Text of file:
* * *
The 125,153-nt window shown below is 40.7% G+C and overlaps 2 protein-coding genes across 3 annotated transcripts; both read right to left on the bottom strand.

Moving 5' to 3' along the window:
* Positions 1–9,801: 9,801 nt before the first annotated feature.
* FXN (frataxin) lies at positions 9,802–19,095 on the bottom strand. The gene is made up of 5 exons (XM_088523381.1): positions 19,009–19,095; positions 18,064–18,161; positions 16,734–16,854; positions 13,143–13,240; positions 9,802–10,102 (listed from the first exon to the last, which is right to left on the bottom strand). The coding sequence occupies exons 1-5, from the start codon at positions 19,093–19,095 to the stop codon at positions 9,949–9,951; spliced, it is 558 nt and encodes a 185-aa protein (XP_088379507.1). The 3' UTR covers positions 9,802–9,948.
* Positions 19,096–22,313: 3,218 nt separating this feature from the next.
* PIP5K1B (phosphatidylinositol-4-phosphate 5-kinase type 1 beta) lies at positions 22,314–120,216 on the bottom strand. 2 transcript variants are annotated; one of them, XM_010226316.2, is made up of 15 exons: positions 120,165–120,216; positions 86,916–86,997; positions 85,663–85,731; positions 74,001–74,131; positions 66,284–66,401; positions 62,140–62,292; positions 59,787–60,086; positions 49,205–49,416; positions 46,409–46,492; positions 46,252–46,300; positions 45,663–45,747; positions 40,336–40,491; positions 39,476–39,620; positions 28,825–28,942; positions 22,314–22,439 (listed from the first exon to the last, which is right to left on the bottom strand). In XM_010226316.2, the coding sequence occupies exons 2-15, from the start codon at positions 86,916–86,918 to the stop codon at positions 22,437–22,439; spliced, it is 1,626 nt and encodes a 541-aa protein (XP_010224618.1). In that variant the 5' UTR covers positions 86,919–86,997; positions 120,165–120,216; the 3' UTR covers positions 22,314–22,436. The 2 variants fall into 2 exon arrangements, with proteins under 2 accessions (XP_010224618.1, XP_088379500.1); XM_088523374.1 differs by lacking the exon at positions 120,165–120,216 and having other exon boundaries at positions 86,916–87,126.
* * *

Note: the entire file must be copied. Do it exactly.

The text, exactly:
The 125,153-nt window shown below is 40.7% G+C and overlaps 2 protein-coding genes across 3 annotated transcripts; both read right to left on the bottom strand.

Moving 5' to 3' along the window:
* Positions 1–9,801: 9,801 nt before the first annotated feature.
* FXN (frataxin) lies at positions 9,802–19,095 on the bottom strand. The gene is made up of 5 exons (XM_088523381.1): positions 19,009–19,095; positions 18,064–18,161; positions 16,734–16,854; positions 13,143–13,240; positions 9,802–10,102 (listed from the first exon to the last, which is right to left on the bottom strand). The coding sequence occupies exons 1-5, from the start codon at positions 19,093–19,095 to the stop codon at positions 9,949–9,951; spliced, it is 558 nt and encodes a 185-aa protein (XP_088379507.1). The 3' UTR covers positions 9,802–9,948.
* Positions 19,096–22,313: 3,218 nt separating this feature from the next.
* PIP5K1B (phosphatidylinositol-4-phosphate 5-kinase type 1 beta) lies at positions 22,314–120,216 on the bottom strand. 2 transcript variants are annotated; one of them, XM_010226316.2, is made up of 15 exons: positions 120,165–120,216; positions 86,916–86,997; positions 85,663–85,731; positions 74,001–74,131; positions 66,284–66,401; positions 62,140–62,292; positions 59,787–60,086; positions 49,205–49,416; positions 46,409–46,492; positions 46,252–46,300; positions 45,663–45,747; positions 40,336–40,491; positions 39,476–39,620; positions 28,825–28,942; positions 22,314–22,439 (listed from the first exon to the last, which is right to left on the bottom strand). In XM_010226316.2, the coding sequence occupies exons 2-15, from the start codon at positions 86,916–86,918 to the stop codon at positions 22,437–22,439; spliced, it is 1,626 nt and encodes a 541-aa protein (XP_010224618.1). In that variant the 5' UTR covers positions 86,919–86,997; positions 120,165–120,216; the 3' UTR covers positions 22,314–22,436. The 2 variants fall into 2 exon arrangements, with proteins under 2 accessions (XP_010224618.1, XP_088379500.1); XM_088523374.1 differs by lacking the exon at positions 120,165–120,216 and having other exon boundaries at positions 86,916–87,126.